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      09-07-2003
Tony Cooper wrote:

> On Sun, 07 Sep 2003 10:38:19 +0100, Toby A Inkster
> <(E-Mail Removed)> wrote:
>
>> Just a guess, but I doubt eBay would let you do that.

>
> I'm not sure what you are referring to, but in an eBay ad one can use
> HTML as the description and bypass the eBay text entry box.


If you'd quoted a little more, you might have seen to what I was
referring:

> placing the following in the document's head


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Toby A Inkster BSc (Hons) ARCS
Contact Me - http://www.goddamn.co.uk/tobyink/?id=132
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Steve Pugh
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      09-08-2003
Tony Cooper <(E-Mail Removed)> wrote:

>In various books, and on various on-line tutorials, I see several
>different ways of writing the same thing:
>
><width=250>
><width= 250> (space between = and 250)
><width="250">


Those are all rubbish. But let's assume you simply forgot to include
the element name.

<table width=250>, etc.

In this case they are all correct. The space between the = and the
value makes no difference (nor does a space between attribute name and
the =).

However, not all values can be left unquoted. See
http://www.w3.org/TR/html401/intro/s...dx-attribute-6 for
the rules on when attribute values must be quoted.

In XHTML attribute values must always be quoted.

>I also see:
>
><width= 250 height= 100 font size= 6>
><width= 250 height= 100><font size= 6>
>
>What can be included within one set of < >, and what should be broken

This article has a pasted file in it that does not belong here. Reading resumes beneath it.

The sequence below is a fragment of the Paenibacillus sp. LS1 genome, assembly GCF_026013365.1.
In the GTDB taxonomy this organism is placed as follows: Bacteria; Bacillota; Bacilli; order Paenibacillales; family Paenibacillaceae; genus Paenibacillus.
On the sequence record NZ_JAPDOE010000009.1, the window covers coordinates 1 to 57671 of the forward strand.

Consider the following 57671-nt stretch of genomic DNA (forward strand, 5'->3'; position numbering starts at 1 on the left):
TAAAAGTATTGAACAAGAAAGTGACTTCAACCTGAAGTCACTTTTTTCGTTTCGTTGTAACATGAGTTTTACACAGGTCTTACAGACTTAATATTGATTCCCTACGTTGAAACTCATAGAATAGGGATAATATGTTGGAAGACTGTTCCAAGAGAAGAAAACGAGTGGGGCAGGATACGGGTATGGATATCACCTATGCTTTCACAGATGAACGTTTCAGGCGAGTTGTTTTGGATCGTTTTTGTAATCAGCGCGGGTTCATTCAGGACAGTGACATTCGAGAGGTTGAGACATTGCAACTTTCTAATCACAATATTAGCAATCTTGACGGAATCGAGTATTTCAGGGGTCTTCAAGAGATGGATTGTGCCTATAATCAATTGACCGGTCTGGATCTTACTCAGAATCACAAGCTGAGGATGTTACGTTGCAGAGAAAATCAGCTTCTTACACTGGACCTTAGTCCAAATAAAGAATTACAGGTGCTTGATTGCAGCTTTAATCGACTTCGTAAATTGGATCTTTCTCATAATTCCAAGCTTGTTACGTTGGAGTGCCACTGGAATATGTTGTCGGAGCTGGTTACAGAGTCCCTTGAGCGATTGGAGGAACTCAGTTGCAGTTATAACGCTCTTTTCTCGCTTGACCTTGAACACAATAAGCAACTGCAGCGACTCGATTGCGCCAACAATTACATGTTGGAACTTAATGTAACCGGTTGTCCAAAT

>out into < > < >?


What are the HTML elements in question? font is not an attribute of
any HTML element, so your first example makes no sense. The font
element is also long deprecated and there is no need to use it in
pages created in 2003 so you second example is a diversion from the
real question.

Mark your content up with the appropriate HTML elements, adding those
attributes that actually exist for those elements and which are either
mandatory or needed by your content.

If you have a specific example where you can not decide whether to use
an attribute or not please post it.

Steve

--
"My theories appal you, my heresies outrage you,
I never answer letters and you don't like my tie." - The Doctor

Steve Pugh <(E-Mail Removed)> <http://steve.pugh.net/>
 
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Dave Saville
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      09-08-2003
On Mon, 08 Sep 2003 12:20:40 +0100, Steve Pugh wrote:

>What are the HTML elements in question? font is not an attribute of
>any HTML element, so your first example makes no sense. The font
>element is also long deprecated and there is no need to use it in